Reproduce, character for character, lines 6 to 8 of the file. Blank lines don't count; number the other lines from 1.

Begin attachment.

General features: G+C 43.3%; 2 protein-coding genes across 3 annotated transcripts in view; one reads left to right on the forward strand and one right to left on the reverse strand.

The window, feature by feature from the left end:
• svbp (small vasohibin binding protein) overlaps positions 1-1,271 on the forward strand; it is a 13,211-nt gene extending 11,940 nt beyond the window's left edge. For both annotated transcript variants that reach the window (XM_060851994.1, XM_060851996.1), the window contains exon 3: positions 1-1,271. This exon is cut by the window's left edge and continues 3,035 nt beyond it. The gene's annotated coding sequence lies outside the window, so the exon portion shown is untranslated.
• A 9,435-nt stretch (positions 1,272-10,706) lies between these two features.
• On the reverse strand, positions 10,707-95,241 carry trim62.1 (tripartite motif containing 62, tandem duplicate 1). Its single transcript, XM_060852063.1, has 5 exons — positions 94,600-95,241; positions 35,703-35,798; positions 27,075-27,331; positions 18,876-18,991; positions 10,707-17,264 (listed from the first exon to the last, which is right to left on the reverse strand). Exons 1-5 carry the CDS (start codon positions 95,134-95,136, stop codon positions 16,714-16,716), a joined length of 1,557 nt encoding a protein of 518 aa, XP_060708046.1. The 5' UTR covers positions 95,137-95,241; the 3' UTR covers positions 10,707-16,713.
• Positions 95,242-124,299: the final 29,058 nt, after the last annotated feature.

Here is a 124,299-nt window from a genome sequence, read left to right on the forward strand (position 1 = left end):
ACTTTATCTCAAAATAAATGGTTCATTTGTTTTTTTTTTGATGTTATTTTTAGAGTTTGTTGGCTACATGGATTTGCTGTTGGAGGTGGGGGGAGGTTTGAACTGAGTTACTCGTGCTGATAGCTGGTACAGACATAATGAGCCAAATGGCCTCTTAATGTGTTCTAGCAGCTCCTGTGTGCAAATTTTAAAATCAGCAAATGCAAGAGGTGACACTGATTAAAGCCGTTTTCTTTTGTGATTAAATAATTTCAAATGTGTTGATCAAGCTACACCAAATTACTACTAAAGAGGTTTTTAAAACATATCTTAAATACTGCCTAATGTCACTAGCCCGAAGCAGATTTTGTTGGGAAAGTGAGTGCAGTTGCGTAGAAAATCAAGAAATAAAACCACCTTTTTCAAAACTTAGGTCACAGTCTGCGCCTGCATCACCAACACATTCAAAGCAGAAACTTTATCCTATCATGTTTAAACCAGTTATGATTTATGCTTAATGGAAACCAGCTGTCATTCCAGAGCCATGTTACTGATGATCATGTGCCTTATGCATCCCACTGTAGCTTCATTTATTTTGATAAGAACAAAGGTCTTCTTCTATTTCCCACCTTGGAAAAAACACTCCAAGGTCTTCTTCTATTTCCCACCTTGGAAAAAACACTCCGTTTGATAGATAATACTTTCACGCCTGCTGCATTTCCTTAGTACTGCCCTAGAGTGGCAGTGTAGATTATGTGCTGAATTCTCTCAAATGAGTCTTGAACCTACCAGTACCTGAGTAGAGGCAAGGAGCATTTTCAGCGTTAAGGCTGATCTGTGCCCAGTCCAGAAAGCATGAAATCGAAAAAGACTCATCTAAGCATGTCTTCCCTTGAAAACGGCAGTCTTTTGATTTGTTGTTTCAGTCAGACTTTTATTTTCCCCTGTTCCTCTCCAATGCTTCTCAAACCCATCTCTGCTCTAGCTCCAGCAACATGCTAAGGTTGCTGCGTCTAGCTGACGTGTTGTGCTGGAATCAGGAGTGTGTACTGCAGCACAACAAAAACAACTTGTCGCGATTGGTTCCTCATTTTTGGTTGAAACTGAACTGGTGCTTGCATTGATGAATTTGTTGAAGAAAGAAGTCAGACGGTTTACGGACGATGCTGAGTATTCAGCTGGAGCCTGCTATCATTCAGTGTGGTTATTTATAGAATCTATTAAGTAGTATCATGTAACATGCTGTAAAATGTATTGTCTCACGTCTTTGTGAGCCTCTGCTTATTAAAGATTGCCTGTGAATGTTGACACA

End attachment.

• Positions 95,242-124,299: the final 29,058 nt, after the last annotated feature.

Here is a 124,299-nt window from a genome sequence, read left to right on the forward strand (position 1 = left end):
ACTTTATCTCAAAATAAATGGTTCATTTGTTTTTTTTTTGATGTTATTTTTAGAGTTTGTTGGCTACATGGATTTGCTGTTGGAGGTGGGGGGAGGTTTGAACTGAGTTACTCGTGCTGATAGCTGGTACAGACATAATGAGCCAAATGGCCTCTTAATGTGTTCTAGCAGCTCCTGTGTGCAAATTTTAAAATCAGCAAATGCAAGAGGTGACACTGATTAAAGCCGTTTTCTTTTGTGATTAAATAATTTCAAATGTGTTGATCAAGCTACACCAAATTACTACTAAAGAGGTTTTTAAAACATATCTTAAATACTGCCTAATGTCACTAGCCCGAAGCAGATTTTGTTGGGAAAGTGAGTGCAGTTGCGTAGAAAATCAAGAAATAAAACCACCTTTTTCAAAACTTAGGTCACAGTCTGCGCCTGCATCACCAACACATTCAAAGCAGAAACTTTATCCTATCATGTTTAAACCAGTTATGATTTATGCTTAATGGAAACCAGCTGTCATTCCAGAGCCATGTTACTGATGATCATGTGCCTTATGCATCCCACTGTAGCTTCATTTATTTTGATAAGAACAAAGGTCTTCTTCTATTTCCCACCTTGGAAAAAACACTCCAAGGTCTTCTTCTATTTCCCACCTTGGAAAAAACACTCCGTTTGATAGATAATACTTTCACGCCTGCTGCATTTCCTTAGTACTGCCCTAGAGTGGCAGTGTAGATTATGTGCTGAATTCTCTCAAATGAGTCTTGAACCTACCAGTACCTGAGTAGAGGCAAGGAGCATTTTCAGCGTTAAGGCTGATCTGTGCCCAGTCCAGAAAGCATGAAATCGAAAAAGACTCATCTAAGCATGTCTTCCCTTGAAAACGGCAGTCTTTTGATTTGTTGTTTCAGTCAGACTTTTATTTTCCCCTGTTCCTCTCCAATGCTTCTCAAACCCATCTCTGCTCTAGCTCCAGCAACATGCTAAGGTTGCTGCGTCTAGCTGACGTGTTGTGCTGGAATCAGGAGTGTGTACTGCAGCACAACAAAAACAACTTGTCGCGATTGGTTCCTCATTTTTGGTTGAAACTGAACTGGTGCTTGCATTGATGAATTTGTTGAAGAAAGAAGTCAGACGGTTTACGGACGATGCTGAGTATTCAGCTGGAGCCTGCTATCATTCAGTGTGGTTATTTATAGAATCTATTAAGTAGTATCATGTAACATGCTGTAAAATGTATTGTCTCACGTCTTTGTGAGCCTCTGCTTATTAAAGATTGCCTGTGAATGTTGACACA